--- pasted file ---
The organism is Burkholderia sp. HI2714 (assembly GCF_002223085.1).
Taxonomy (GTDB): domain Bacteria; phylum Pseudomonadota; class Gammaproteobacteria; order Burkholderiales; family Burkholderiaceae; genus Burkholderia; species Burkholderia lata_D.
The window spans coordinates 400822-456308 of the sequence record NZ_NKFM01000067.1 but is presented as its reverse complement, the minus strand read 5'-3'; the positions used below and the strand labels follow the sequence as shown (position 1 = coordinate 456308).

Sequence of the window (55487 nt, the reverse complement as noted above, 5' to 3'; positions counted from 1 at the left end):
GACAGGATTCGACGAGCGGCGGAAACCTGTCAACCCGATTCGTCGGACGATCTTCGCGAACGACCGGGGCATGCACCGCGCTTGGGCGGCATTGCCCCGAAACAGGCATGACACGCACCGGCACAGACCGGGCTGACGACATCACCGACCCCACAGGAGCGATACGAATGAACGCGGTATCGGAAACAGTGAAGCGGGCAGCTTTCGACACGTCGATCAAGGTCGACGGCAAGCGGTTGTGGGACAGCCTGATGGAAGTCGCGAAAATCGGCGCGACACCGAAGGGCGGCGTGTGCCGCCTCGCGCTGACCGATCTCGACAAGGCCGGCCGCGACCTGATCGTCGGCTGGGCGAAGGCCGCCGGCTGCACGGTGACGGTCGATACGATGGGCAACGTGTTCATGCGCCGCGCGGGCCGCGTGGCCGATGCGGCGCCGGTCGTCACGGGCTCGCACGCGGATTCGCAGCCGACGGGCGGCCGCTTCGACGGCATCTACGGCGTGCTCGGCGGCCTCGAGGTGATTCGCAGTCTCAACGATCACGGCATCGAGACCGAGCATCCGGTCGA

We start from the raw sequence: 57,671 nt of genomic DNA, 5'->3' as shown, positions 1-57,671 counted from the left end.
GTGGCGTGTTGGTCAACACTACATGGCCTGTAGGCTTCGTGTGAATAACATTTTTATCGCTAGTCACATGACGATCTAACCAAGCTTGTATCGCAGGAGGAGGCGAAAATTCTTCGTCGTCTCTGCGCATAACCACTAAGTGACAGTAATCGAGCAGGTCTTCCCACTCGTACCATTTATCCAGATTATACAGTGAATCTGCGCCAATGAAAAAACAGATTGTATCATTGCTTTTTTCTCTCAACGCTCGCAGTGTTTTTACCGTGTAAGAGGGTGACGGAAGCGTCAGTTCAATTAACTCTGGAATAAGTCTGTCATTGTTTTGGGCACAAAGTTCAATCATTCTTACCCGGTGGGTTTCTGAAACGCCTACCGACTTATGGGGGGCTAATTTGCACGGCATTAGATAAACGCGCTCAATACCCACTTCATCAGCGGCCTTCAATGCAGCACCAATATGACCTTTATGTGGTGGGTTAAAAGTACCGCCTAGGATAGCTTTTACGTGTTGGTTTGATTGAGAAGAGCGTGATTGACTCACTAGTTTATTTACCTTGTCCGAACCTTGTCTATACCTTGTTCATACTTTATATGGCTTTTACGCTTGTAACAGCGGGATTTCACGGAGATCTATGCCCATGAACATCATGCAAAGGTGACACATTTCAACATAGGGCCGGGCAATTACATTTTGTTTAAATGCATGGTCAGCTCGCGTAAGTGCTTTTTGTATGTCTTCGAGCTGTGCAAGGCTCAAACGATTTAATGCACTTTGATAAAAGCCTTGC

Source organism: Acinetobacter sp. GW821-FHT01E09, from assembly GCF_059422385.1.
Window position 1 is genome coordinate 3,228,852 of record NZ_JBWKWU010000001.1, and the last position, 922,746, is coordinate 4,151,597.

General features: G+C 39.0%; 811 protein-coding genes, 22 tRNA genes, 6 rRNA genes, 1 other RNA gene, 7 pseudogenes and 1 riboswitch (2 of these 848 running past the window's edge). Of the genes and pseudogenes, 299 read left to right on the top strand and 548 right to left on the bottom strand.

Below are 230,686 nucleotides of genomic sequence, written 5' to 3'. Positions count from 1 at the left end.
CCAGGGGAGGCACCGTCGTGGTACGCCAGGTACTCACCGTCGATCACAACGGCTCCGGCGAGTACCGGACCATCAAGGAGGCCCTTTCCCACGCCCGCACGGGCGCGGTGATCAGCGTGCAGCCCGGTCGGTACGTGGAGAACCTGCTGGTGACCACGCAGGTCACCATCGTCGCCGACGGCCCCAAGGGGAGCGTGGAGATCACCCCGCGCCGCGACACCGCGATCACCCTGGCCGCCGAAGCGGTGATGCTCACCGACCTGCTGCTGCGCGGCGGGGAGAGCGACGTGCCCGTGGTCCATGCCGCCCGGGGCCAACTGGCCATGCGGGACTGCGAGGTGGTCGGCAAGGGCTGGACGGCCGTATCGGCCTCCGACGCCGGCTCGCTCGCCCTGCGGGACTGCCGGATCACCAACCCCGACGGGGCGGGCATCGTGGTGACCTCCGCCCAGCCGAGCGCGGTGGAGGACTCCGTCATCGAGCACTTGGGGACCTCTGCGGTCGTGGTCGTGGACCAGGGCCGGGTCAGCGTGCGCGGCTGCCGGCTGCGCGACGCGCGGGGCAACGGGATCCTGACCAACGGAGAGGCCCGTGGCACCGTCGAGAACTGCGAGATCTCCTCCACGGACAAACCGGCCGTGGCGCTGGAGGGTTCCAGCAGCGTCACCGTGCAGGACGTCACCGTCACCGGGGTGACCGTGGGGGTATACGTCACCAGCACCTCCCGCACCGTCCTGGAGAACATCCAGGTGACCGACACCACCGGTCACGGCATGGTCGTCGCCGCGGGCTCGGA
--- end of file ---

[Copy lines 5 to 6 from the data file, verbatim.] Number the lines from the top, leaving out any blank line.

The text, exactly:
GACAGGATTCGACGAGCGGCGGAAACCTGTCAACCCGATTCGTCGGACGATCTTCGCGAACGACCGGGGCATGCACCGCGCTTGGGCGGCATTGCCCCGAAACAGGCATGACACGCACCGGCACAGACCGGGCTGACGACATCACCGACCCCACAGGAGCGATACGAATGAACGCGGTATCGGAAACAGTGAAGCGGGCAGCTTTCGACACGTCGATCAAGGTCGACGGCAAGCGGTTGTGGGACAGCCTGATGGAAGTCGCGAAAATCGGCGCGACACCGAAGGGCGGCGTGTGCCGCCTCGCGCTGACCGATCTCGACAAGGCCGGCCGCGACCTGATCGTCGGCTGGGCGAAGGCCGCCGGCTGCACGGTGACGGTCGATACGATGGGCAACGTGTTCATGCGCCGCGCGGGCCGCGTGGCCGATGCGGCGCCGGTCGTCACGGGCTCGCACGCGGATTCGCAGCCGACGGGCGGCCGCTTCGACGGCATCTACGGCGTGCTCGGCGGCCTCGAGGTGATTCGCAGTCTCAACGATCACGGCATCGAGACCGAGCATCCGGTCGA

We start from the raw sequence: 57,671 nt of genomic DNA, 5'->3' as shown, positions 1-57,671 counted from the left end.